Alcohol not only reason for violence
Photo: Index Open
Last week, an 18-year old boy went out to a movie at a Petach Tikva mall with two friends. They encountered a group of teens demanding a cigarette. The boy said he did not have one. The response came immediately: Blows to his entire body that prompted his hospitalization, putting his life at risk. The boy underwent three surgeries and regained his consciousness only five days later.
And it happened because he said he had no cigarette.
Two days later, the victim's father was interviewed. The interviewer referred to the attackers as "normative teens" from "good families." In the news, after the violent attacks, they are always described that way. Yet the truth is that a more fitting description would be "human animals devoid of morality and values" and perhaps also "violent whippersnappers." Describing them as "normative boys" is outrageous.
These teens were said to have been violent because they were intoxicated. Indeed, some studies show a link between alcohol and violence, yet holding alcohol fully responsible means going easy on the character of those who drink it.
My friends and I also like to drink alcohol. We drink a little vodka and suddenly we work up the courage to come up to a girl. A little beer, and we can talk to each other more openly and candidly. Yet alcohol never prompted within me a desire to beat up someone on the street. Not even when I wanted a cigarette.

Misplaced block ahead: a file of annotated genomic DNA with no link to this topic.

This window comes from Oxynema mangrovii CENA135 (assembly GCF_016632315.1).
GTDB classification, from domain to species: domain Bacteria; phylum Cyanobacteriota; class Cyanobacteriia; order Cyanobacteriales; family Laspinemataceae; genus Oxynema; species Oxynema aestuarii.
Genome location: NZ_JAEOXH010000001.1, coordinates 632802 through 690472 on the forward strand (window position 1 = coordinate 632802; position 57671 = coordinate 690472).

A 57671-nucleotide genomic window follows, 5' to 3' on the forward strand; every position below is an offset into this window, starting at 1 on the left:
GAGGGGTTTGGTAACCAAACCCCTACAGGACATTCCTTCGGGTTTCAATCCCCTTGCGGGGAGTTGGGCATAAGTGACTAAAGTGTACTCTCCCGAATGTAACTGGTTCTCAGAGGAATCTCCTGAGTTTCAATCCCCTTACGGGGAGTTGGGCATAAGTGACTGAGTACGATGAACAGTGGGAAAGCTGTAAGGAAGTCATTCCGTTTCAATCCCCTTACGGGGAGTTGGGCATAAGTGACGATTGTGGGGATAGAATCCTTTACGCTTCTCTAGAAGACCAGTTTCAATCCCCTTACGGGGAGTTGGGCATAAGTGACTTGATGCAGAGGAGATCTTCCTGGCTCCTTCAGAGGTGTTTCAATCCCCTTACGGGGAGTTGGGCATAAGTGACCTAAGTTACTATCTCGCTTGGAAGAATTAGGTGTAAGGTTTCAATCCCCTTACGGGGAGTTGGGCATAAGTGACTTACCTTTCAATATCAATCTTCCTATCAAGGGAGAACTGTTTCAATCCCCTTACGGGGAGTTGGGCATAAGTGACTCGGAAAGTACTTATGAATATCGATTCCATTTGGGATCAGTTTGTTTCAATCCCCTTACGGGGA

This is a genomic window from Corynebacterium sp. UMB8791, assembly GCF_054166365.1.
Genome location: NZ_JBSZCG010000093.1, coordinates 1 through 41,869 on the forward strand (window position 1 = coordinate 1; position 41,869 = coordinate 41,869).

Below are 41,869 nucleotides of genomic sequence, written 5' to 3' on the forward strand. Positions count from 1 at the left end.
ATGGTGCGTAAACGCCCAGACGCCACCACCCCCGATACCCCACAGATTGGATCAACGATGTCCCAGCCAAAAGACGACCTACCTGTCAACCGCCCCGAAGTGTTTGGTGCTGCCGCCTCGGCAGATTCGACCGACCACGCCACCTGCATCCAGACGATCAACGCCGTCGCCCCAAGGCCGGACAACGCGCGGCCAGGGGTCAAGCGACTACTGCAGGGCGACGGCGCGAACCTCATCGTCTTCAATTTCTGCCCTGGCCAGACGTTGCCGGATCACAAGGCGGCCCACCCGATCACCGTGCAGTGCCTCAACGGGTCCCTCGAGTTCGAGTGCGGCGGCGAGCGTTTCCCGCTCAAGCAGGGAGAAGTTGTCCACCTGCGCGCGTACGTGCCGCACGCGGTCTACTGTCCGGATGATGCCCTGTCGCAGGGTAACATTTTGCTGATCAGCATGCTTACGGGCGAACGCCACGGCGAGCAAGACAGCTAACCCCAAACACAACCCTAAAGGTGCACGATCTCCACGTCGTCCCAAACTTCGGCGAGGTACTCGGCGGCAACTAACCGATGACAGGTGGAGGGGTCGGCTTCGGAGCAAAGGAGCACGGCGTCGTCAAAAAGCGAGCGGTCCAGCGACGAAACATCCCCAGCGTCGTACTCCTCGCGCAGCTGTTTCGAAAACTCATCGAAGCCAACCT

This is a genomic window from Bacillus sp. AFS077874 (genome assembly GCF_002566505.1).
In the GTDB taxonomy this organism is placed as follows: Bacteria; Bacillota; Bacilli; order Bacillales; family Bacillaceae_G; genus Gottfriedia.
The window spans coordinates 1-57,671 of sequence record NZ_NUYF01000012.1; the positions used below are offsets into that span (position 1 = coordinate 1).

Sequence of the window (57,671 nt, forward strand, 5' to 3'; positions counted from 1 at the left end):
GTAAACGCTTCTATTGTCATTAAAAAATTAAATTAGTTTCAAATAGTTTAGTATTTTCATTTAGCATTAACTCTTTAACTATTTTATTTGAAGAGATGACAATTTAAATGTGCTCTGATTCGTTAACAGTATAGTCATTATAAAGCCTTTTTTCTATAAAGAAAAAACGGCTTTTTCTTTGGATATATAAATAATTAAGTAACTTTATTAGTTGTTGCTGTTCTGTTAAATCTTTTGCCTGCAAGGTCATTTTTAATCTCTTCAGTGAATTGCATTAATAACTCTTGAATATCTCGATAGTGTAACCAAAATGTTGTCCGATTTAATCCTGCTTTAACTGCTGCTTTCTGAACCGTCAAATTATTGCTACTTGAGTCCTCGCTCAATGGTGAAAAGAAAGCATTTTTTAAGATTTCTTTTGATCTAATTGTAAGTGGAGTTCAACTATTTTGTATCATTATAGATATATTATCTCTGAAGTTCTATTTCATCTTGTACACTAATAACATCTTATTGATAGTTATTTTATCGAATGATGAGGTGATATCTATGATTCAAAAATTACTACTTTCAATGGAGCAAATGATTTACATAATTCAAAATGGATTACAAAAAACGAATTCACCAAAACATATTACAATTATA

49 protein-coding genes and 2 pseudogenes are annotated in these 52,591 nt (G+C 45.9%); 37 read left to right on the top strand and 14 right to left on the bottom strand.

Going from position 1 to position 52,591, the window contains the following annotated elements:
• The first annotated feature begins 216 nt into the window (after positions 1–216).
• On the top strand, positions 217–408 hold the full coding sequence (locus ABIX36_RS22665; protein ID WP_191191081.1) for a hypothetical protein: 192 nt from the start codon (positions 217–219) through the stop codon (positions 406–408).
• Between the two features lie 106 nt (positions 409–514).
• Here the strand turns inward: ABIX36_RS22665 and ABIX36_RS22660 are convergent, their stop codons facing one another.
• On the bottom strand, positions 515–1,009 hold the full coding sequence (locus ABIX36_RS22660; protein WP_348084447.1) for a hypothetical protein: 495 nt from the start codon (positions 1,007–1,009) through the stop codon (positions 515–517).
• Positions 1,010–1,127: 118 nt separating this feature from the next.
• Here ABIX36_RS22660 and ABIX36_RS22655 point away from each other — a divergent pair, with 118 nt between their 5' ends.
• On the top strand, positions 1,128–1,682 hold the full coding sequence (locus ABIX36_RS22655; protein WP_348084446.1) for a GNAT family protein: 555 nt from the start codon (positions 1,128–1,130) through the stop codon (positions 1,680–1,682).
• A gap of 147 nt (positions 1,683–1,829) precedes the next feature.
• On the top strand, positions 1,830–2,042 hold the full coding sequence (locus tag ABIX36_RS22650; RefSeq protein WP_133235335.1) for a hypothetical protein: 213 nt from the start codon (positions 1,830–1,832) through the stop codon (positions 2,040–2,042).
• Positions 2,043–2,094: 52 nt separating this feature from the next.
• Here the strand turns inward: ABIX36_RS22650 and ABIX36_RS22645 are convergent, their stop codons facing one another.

These human animals don't beat up others only because they drink. They do it because of who they are; picking fights is their form of entertainment.
The father of the boy who was beat up said that his son and his friends studied in a class for gifted students. "They are good and innocent children. Geeks," he said. "There's no chance my son and his friends provoked the assailants. They don't even know how to fight."
More police, tougher sentencesMy friends and I are also geeks. When we were teenagers, somewhere in the early 1990s, we too were chased through Tel Aviv's streets, for no apparent reason, by a group of thugs with a knife. We were fortunate; we managed to run away.
The violent event in Petach Tikva is just another incident in the statistics. Perhaps it's about education, or problems at home, or television, or boredom. Or maybe, as Bob Dylan sang, it's a matter of the world gone wrong.
Every Saturday morning I get online. The Internet is full of reports about Friday night's violence. Stabbing attacks near nightclubs, fights, violence, and murder. I can't forget Arik Karp. He too, as well as his wife and daughter, was victimized by particularly violent thugs. In that shocking case too, it was said that the thugs attacked because they were drunk. And the attackers' lawyers said on TV that the assailants express regret. How touching.
It has become scary to walk around here at night. It has become scary to sit at the beach at night. It has become scary to tell someone you have no cigarette.
What's happening here may only be changed by police that boost their presence on the streets, harsher legislation, and judges that impose tough sentences. Only once the punishment becomes truly deterring, these violent thugs may start to rethink whether it pays off to pummel that innocent geek they stumbled upon. They will know that such acts come with a heavy price.